Selection andpeer-reviewunderresponsibility of Chinese Society of Particuology, Institute of Process Engineering, Chinese Academy of Sciences (CAS)

Keywords: Numerical simulation; Wall roughness; Pressure drop; Vortex length

1. Introduction

Cyclone separators are widely used in gas solid separation, such as Fluidized Catalytic Cracking of hydrocarbons (FCC) in oil and gas industry, Circling Fluidized Bed(CFB) in electricity plant [1] . The cyclone works by using the

* Corresponding author. Tel.: +86-010-89734820. E-mail address: ggsunbj@163.com

1877-7058 © 2015 The Authors. Published by Elsevier Ltd. This is an open access article under the CC BY-NC-ND license (http://creativecommons.org/licenses/by-nc-nd/4.0/).

Selection and peer-review under responsibility of Chinese Society of Particuology, Institute of Process Engineering, Chinese Academy of Sciences (CAS) doi: 10. 1016/j .proeng .2015.01.262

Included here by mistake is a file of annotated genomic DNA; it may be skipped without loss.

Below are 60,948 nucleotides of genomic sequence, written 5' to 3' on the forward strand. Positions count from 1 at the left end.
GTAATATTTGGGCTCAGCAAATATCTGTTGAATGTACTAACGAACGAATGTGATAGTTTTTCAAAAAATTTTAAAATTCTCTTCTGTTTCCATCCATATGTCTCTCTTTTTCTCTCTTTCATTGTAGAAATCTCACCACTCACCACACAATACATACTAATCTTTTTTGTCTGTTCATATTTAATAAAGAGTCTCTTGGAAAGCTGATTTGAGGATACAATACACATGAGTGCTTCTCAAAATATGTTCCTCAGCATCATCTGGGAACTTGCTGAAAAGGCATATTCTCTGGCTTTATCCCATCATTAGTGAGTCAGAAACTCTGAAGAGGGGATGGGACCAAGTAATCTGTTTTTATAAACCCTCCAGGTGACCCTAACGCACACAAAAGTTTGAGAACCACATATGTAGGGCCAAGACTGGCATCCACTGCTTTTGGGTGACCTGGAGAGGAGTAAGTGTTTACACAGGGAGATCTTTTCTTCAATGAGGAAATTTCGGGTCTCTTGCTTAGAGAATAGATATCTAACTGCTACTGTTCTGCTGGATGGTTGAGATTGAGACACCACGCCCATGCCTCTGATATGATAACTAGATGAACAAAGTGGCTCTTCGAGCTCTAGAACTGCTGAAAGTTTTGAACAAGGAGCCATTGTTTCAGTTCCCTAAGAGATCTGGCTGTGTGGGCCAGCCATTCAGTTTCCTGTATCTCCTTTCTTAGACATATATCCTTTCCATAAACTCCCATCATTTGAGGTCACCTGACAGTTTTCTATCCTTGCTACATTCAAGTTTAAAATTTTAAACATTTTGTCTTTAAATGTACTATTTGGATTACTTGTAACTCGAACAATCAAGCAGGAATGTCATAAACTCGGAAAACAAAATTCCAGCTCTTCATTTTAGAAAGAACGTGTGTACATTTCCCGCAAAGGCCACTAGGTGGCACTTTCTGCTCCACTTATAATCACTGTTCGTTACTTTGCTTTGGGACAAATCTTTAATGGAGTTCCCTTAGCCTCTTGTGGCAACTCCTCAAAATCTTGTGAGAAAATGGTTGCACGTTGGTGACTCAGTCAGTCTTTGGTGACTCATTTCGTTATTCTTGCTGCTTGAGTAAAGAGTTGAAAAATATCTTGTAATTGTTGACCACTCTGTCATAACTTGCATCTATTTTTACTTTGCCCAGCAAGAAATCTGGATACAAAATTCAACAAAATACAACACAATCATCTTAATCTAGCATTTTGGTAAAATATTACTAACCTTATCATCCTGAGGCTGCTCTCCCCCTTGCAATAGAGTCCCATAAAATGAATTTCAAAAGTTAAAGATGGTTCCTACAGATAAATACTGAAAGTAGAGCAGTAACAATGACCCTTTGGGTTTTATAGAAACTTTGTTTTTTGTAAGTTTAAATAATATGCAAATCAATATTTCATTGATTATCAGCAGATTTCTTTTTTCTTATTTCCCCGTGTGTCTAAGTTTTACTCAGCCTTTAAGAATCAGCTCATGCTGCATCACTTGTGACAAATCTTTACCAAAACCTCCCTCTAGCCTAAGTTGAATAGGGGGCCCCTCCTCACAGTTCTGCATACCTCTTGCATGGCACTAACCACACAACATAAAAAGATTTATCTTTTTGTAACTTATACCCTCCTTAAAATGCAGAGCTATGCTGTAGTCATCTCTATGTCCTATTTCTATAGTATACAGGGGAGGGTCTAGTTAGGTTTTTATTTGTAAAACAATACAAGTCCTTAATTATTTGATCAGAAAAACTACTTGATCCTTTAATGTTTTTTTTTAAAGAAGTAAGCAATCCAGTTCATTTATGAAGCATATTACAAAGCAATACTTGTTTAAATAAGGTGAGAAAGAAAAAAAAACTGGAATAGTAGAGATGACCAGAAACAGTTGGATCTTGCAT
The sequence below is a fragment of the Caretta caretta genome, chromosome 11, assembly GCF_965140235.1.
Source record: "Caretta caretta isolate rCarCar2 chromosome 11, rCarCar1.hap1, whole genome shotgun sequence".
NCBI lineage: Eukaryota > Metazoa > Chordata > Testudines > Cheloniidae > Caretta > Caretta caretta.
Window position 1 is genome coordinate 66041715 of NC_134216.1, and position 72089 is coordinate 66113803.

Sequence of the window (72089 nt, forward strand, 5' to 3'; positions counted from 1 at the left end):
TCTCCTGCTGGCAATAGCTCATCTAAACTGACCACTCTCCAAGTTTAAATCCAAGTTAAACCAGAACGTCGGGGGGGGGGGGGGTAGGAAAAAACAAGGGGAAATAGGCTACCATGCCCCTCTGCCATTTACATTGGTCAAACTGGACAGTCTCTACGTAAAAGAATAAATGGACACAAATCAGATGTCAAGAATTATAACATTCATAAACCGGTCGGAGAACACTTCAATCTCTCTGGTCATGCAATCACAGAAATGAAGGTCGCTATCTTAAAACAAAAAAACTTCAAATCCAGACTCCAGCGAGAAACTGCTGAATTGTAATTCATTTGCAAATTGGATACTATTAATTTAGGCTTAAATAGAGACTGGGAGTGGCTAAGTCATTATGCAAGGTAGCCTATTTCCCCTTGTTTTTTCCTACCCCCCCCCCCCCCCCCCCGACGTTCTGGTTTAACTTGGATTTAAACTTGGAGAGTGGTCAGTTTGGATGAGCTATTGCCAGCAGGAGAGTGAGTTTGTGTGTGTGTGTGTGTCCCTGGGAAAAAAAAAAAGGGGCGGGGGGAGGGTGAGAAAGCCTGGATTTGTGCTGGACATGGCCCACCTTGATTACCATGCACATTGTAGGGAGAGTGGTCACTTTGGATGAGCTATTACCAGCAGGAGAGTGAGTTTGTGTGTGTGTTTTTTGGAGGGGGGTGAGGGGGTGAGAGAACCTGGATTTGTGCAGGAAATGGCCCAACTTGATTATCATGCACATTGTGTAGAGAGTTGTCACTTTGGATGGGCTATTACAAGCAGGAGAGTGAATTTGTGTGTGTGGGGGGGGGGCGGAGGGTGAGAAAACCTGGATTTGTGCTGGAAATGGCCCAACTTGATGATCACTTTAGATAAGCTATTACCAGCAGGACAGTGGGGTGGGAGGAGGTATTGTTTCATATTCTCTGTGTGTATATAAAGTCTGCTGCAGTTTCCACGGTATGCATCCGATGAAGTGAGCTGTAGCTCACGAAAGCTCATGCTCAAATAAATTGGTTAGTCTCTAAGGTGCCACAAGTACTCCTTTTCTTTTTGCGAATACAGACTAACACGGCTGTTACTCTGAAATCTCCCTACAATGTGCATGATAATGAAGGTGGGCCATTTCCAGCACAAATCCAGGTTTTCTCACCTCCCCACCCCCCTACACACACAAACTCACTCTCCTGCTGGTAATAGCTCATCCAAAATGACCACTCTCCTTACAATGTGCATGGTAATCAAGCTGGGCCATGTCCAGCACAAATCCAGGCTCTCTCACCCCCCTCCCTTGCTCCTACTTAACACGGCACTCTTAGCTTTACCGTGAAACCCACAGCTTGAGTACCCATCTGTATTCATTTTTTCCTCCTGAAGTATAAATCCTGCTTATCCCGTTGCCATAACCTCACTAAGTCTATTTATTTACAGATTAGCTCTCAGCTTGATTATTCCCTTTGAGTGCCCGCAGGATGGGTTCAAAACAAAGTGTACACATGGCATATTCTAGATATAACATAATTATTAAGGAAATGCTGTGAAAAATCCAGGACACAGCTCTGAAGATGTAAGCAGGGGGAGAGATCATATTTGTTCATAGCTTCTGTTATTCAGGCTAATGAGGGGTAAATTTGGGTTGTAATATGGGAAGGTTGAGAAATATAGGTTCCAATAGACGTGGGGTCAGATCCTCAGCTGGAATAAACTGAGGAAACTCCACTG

density difference between gas phase and solid phase. A strong rotation of gas is induced in the cyclone and the centrifugal forces are exerted on the particles, separating them from the gas flow toward the cyclone wall [2] . In general, the flow field inside a cyclone is characterized with strong swirling vortex, and it is critical to the performance of cyclone separator. It's obvious that, there are many factors that have a big influence on the flow field, such as the geometry of cyclone and the operating condition [3] . Fortunately, these two factors has been investigated by many researchers using both experiment and simulation [4] . Besides them, the wall surface roughness has been ignored for a long time. However we found that it can also have a significant influence on the flow field of cyclone separator, which will be discussed in this paper.